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Icosahedron
We return to the initial twelve-around-one cluster, to try a new twist (literally). Imagine that we have thirteen spherical balloons—instead of Ping Pong balls—so that we can we reach through with a long pin to puncture the nuclear balloon, causing it to slowly deflate. As the nuclear balloon disappears, the twelve outside balloons shift, closing in symmetrically toward the empty space in the center. They can't go far-only enough for the six unstable squares of the VE to "tighten up" into two noncoplanar (or hinged) triangles. Squares were stable in the VE only because the nuclear sphere held them in place; the array was thus stabilized by triangulation in radial directions, producing alternating tetrahedra and half octahedra. Now, without the nucleus, the surface must be stable by itself; it therefore must be triangulated (Fig. 8-14). The VE configuration has twelve "vertex" spheres. What shape do these twelve spheres become when fully triangulated? The six squares transform into two triangles each, which (added to the original eight) make twenty triangles in all. Twenty triangles and twelve vertices? That is none other than our friend the icosahedron, largest of the regular polyhedra, one of the "three prime structural systems in Universe." We can create higher-frequency versions of the icosahedron, but they will always be single-layer shells. The icosahedral configuration arose as a result of removing the VE nucleus; the remaining spheres move in, partially filling the gap, and thus their positions no longer allow a space-filling array of spheres. Because icosahedral clusters are completely triangulated, they cannot be extended either inwardly or outwardly; they lack the necessary alternation of tetrahedra and octahedra. Such 0mni-triangulated sphere-packing shells can have any frequency, despite being restricted to single-layer construction. Let's see what happens. Consecutive higher-frequency icosahedral shells cannot surround a previous layer as they do in the VE—which of course starts with a nucleus and continually surrounds it with layers. Icosahedral shells simply do not nest together. Instead, progressively larger, or higher-frequency icosahedra must be built one by one, each with one more sphere per edge, and always single-thickness.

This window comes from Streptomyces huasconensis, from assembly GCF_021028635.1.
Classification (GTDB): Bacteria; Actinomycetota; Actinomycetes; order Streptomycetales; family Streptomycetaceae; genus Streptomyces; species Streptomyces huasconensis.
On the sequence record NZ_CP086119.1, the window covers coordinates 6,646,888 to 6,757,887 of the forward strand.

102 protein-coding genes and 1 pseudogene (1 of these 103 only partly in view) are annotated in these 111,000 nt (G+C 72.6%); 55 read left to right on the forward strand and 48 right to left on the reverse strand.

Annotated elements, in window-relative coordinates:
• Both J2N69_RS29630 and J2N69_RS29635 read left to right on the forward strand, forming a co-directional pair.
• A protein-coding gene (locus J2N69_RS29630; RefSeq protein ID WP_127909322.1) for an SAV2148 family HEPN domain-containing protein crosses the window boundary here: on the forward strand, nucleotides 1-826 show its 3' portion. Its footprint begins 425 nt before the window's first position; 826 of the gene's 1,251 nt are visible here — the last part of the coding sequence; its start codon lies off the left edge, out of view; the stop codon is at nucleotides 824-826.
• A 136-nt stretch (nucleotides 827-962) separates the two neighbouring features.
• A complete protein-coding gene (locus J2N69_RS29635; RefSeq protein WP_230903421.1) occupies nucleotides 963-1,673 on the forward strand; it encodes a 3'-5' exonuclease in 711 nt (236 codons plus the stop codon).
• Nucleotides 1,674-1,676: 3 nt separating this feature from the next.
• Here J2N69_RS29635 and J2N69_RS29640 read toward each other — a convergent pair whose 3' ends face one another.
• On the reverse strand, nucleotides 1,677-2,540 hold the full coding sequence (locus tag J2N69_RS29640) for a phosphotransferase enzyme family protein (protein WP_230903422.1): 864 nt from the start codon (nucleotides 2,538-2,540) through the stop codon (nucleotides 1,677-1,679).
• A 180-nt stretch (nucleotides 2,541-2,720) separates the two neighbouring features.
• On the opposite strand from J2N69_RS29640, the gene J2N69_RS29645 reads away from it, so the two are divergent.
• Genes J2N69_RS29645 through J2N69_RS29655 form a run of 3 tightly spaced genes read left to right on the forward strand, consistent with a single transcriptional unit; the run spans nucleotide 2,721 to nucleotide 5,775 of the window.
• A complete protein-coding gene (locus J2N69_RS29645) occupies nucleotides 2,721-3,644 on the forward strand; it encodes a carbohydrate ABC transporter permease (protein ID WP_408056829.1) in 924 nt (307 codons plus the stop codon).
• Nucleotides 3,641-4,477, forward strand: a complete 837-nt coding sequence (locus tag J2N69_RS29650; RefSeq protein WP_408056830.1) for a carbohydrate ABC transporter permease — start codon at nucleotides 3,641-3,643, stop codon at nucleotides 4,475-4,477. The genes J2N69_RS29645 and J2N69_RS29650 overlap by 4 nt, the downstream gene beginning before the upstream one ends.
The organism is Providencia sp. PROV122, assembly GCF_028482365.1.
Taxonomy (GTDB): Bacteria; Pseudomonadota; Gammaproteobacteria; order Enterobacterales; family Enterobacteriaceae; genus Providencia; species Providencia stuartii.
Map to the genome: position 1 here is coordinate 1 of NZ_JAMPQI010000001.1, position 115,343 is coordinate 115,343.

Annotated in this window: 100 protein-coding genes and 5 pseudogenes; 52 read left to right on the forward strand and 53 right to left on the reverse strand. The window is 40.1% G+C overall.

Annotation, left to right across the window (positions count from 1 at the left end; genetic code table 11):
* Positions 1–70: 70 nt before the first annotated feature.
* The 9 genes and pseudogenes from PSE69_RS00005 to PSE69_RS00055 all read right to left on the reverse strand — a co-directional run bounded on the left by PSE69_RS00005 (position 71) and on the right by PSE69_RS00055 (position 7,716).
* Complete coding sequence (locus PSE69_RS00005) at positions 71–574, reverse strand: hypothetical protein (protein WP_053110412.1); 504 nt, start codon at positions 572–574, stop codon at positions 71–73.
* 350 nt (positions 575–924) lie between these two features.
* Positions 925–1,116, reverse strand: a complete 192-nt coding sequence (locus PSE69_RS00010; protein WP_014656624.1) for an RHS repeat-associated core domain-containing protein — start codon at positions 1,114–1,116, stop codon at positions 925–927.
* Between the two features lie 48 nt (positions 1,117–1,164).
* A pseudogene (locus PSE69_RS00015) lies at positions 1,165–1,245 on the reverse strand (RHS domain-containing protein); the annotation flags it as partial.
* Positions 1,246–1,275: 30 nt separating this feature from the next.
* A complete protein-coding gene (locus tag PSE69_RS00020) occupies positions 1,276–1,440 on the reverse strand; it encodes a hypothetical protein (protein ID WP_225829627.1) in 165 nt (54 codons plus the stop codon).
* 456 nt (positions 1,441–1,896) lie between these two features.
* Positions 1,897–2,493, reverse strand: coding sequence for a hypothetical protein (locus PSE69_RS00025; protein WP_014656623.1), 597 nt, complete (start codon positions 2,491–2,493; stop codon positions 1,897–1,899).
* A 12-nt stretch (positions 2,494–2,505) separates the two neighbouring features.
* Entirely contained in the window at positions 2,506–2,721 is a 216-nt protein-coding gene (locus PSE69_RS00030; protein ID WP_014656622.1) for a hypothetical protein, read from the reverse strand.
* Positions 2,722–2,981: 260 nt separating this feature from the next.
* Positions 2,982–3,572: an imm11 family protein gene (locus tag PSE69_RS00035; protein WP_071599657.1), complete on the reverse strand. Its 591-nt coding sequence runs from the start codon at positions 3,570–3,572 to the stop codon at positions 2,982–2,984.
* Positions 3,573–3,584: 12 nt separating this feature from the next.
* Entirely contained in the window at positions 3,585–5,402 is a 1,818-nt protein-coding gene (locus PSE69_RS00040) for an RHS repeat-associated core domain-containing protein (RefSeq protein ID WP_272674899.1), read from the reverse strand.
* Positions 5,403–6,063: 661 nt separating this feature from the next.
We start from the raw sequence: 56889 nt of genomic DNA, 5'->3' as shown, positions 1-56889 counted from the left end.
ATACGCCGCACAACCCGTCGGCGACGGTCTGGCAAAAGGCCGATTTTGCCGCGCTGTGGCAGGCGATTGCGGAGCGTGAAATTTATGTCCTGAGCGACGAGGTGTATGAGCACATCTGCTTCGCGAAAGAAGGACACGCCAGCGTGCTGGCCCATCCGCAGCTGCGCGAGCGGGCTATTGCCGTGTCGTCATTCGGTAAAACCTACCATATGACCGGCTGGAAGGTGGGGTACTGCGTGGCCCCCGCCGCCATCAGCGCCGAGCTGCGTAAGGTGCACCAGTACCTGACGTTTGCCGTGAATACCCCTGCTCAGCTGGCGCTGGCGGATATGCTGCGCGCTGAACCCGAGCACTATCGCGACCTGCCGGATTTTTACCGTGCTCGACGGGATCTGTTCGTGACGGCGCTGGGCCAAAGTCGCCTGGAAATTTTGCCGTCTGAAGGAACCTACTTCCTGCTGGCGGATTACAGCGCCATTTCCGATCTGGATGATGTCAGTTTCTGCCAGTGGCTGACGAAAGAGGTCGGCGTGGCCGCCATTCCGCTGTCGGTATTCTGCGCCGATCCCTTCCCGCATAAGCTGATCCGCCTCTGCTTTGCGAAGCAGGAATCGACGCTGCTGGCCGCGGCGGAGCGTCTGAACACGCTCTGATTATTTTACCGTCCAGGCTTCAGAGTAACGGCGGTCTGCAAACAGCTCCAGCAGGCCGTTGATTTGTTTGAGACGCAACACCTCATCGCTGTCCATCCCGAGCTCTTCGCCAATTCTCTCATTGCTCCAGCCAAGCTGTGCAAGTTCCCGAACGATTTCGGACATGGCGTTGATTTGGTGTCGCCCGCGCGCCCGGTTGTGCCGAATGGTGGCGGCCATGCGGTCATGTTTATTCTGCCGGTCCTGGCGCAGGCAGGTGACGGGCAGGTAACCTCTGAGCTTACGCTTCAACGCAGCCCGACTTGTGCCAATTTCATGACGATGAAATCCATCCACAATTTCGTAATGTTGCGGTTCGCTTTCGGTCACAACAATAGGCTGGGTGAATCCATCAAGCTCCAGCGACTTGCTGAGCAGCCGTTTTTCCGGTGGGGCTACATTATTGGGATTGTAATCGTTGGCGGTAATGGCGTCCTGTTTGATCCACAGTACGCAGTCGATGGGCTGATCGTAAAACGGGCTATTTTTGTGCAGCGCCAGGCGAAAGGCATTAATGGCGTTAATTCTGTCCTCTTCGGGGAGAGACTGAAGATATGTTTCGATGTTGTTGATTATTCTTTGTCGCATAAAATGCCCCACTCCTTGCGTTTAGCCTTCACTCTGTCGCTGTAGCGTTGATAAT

What will happen to the relationship between frequency and number of spheres on a given shell? It turns out that—while both shape and volume change considerably—the The icosahedron contains as much interior volume relative to surface area as is possible with only one type of face. Ever economical, nature therefore chooses icosahedral symmetry for the construction of a shell made of identical units; requiring a minimum of effort, this arrangement can arise automatically. Maximum volume, minimum material. It is thus easy to account for the icosahedral symmetry detected in the isometric virus capsid, the tough protein shell created by nature to house and protect the more fragile genetic material within, which is the source of the virus's instructions.3 Nature consistently exhibits elegant solutions to design problems, because she finds the most efficient, or least energetic, way to operate. She has no choice but to adhere to the constraints of space. The example of the spherical virus shell is worth our brief attention, for it provides an elegant illustration of the "design science" of nature at work. Let's examine the criteria: (1) A container must be constructed out of a large number of identical constituents (protein molecules), (2) for reasons which will be explained below, the shell must be able to self-assemble—that is, build and rebuild itself automatically, (3) maximum symmetry is advantageous to minimize the energy required for attractive bonds between the capsid molecules, and (4) the arrangement must be stable, which means triangulated. The elegance of the relationship between structure and function is well documented in modern biology, and the isometric virus is no exception; its structure must be suited to its specific functions. A tough shell is to completely enclose minute amounts of genetic material—quantities necessarily insufficient for carrying detailed bonding instructions—yet it must easily disassemble and reassemble itself in order to release the viral genetic material into a host cell. The overall structure must therefore be dictated by properties of the subunits and by the constraints of space itself—both criteria also establishing a built-in check system. A sphere, which maximizes the volume-to-surface-area ratio, is the key to an efficient solution. Interconnected molecules, which can only approximate that theoretical sphere, will achieve a spherical distribution most efficiently through icosahedral symmetry. Observations of isometric viruses have consistently revealed icosahedral patterns, thus reconfirming that nature chooses optimal designs. |

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